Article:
NY Board of Elections Appeals Ruling It Must Count Absentee Ballots Without Postmarks
NEW YORK — At least one hotly contested New York primary election is still up in the air thanks to a federal court ruling this week that readmitted thousands of mail-in ballots thrown out because of missing postmarks.
The Monday night ruling from Manhattan Federal Court Judge Analisa Torres mandated that any ballots cast in the June 23 primaries that were invalidated because of missing postmarks must be counted as long as they were received by June 25. Torres also ruled she will consider requests for the readmission of mail-in ballots without postmarks received between June 26 and June 30 if candidates can show that they could have an impact on the outcome of any given race.
That gives an electoral shot in the arm for Suraj Patel, a progressive insurgent who has refused to concede his primary battle against 14-term Rep. Carolyn Maloney, D-N.Y., whose 14th Congressional District spans parts of Manhattan, Brooklyn and Queens.
But, late Tuesday, the State Board of Elections commissioners announced they’re appealing the Torres decision.
“Given the totality of the circumstances here, we understand the desire to protect the rights of voters,” said commissioner and co-chair Douglas Kellner. “However, this will place a tremendous burden on the local boards of elections as they are preparing for the November general election and is highly unlikely to change the results in any contest.”
Patel, a plaintiff in the lawsuit that produced Torres’ ruling, is trailing Maloney by about 3,700 votes in an unofficial count.
If the Torres ruling stands, upward of 1,200 mail-in ballots that were tossed in Patel’s race will be readmitted since they were received by June 25 and only lacked postmarks.
Speaking to the Daily News on Tuesday, Patel said he first wants those freshly readmitted votes counted before he considers asking the judge to review even more invalidated ballots. In total, some 12,500 ballots were thrown out in the race.
“We’re going to stay in the fight,” he said. “First, let’s count these ballots, and then we have to still explore why thousands of other ballots are not being counted.”
Maloney, who has declared victory despite the outstanding ballots, accused Patel of giving President Trump ammunition for his unfounded allegations about Democratic voter fraud in November’s election.
“It is regrettable that my former opponent has become President Trump’s mouthpiece in disparaging mail voting by making unsupported claims of many thousands of ballots being invalidated when the true facts show a smaller number that had no effect on the results,” Maloney said in a statement.
In a Zoom call earlier in the day, Remy Green, a civil rights attorney who represented Patel and other plaintiffs on the lawsuit, suggested there may be other primary races in New York that could be flipped because of the Torres ruling.
“We’re aware of a couple of cases where there is a chance,” Green said.
Green didn’t want to name any particular races that could still be in play besides the Maloney-Patel contest. Instead, Green put out a plea on Twitter for concerned candidates to “GET IN TOUCH ASAP.”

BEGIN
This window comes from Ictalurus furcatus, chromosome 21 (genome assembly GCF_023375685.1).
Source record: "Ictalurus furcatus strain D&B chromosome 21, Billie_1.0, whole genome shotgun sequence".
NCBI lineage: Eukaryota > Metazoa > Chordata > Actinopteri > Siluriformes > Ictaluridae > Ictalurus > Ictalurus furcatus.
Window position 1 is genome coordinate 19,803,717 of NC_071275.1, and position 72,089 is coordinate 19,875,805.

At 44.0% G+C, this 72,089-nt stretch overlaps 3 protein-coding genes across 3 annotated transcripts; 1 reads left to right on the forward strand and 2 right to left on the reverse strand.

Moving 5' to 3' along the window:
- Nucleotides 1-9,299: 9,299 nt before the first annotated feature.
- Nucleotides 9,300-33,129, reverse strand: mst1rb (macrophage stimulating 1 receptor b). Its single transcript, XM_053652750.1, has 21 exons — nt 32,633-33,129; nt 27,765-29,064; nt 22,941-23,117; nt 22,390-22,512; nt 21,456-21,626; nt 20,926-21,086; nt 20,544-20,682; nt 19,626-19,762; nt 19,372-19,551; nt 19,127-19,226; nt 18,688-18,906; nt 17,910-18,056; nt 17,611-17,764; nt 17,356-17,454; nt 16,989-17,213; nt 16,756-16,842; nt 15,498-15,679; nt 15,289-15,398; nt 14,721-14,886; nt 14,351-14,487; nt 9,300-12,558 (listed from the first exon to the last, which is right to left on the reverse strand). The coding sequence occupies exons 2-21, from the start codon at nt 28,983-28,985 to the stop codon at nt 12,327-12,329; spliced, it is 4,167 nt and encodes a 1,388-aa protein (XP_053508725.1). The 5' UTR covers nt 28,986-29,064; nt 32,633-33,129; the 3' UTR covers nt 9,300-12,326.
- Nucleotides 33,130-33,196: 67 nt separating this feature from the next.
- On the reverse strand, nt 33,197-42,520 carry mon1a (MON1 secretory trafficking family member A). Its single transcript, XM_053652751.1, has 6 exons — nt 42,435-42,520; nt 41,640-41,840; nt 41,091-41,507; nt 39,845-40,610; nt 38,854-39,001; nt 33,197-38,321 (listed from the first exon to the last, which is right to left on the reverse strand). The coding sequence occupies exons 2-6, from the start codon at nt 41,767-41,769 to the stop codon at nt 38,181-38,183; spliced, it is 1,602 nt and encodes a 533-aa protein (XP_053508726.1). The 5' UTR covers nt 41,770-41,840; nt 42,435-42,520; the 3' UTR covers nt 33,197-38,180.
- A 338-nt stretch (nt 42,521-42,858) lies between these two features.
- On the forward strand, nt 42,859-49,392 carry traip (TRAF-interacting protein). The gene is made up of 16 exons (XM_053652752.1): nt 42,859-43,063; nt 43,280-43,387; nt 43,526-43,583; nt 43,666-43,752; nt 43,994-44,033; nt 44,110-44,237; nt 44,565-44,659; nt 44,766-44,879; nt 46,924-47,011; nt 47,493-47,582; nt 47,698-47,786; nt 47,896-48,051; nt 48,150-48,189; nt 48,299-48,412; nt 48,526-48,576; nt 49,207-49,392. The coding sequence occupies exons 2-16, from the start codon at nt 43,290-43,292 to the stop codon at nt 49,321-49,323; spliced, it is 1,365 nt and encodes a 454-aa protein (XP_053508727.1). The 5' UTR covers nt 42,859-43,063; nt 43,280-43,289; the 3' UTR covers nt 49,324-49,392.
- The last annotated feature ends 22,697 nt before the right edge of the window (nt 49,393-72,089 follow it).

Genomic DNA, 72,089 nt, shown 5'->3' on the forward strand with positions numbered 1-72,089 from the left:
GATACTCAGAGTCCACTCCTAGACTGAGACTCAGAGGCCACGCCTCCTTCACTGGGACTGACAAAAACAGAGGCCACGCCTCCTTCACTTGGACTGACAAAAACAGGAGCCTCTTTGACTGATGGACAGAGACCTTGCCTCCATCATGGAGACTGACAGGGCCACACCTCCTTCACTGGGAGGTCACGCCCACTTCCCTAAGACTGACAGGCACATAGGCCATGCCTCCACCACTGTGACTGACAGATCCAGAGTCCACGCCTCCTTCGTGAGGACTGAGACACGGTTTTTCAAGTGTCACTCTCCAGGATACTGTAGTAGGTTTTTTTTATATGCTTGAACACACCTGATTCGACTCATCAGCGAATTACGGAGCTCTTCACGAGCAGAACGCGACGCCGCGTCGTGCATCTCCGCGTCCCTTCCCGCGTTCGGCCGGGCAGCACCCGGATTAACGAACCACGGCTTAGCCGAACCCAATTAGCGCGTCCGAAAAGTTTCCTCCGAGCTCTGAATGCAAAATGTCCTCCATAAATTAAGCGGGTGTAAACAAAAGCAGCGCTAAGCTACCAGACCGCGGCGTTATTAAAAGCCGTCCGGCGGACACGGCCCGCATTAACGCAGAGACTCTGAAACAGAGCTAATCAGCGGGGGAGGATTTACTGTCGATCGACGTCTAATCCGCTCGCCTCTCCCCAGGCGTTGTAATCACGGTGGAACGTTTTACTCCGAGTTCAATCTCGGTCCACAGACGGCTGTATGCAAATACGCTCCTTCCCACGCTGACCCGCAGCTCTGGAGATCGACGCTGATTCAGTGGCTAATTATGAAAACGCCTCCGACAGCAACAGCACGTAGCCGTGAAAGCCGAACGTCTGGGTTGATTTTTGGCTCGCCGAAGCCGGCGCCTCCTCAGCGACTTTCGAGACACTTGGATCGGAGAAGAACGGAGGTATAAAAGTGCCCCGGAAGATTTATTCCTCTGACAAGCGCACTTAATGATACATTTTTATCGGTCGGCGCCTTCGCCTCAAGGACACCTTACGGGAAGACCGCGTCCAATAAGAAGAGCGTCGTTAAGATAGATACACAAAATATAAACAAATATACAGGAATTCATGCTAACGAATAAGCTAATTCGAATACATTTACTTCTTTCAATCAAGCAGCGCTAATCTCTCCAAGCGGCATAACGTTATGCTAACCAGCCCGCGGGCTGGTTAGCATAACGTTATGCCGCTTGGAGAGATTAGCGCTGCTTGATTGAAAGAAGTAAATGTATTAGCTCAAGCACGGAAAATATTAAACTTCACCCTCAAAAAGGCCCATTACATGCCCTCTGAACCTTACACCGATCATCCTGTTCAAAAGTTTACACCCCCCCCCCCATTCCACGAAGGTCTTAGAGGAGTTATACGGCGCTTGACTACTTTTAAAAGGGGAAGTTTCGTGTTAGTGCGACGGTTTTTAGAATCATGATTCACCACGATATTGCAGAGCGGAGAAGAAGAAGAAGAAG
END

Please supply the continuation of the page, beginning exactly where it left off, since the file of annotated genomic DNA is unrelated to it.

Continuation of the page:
Another election that could be up for grabs as a result of the Torres ruling is the race for State Assemblyman Steve Otis’ Westchester County seat. Otis won by less than 100 votes against challenger Meg Cameron in an election where more than 10,000 ballots were cast.
Cameron did not immediately return a request for comment.
According to Torres’ order, nearly one-in-10 mail-in ballots in New York’s problem-plagued June 23 primaries were thrown out.
The judge blamed “systemic failures” at the state Board of Elections and the U.S. Postal Service for the unusually high invalidation rate. USPS, in particular, was called out by Torres for failing to postmark ballots despite a state requirement that it do so.
In an afternoon meeting, the city Board of Elections moved to certify all the results from the June primary, but also instructed staff in each borough to prepare to count any ballots that qualify under the ruling.
“Respectful of the court’s decision, issued last night, our borough staff will proceed to prepare our operations to canvass any additional ballots while we await the state Board of Elections guidance as directed in the court order,” commissioner Patricia Anne Taylor said.
With the coronavirus pandemic still raging, millions of voters across the country are expected to vote by mail in November’s presidential election.
Without evidence, Trump has suggested such widespread access to mail-in voting will result in the election being “rigged” for Joe Biden. On Monday, he pointed at the Patel-Maloney debacle as evidence for his uncorroborated fears, calling the New York primary “a mess.”
In a Tuesday briefing from City Hall, Mayor Bill de Blasio suggested it’s crucial that New York election officials get their act together ahead of November so that Trump can’t use logistical hiccups as fodder for his misinformation.
“The BOE can do better and must do better,” the mayor said.
The New York Daily News’ Stephen Rex Brown contributed.
©2020 New York Daily News
Distributed by Tribune Content Agency, LLC.
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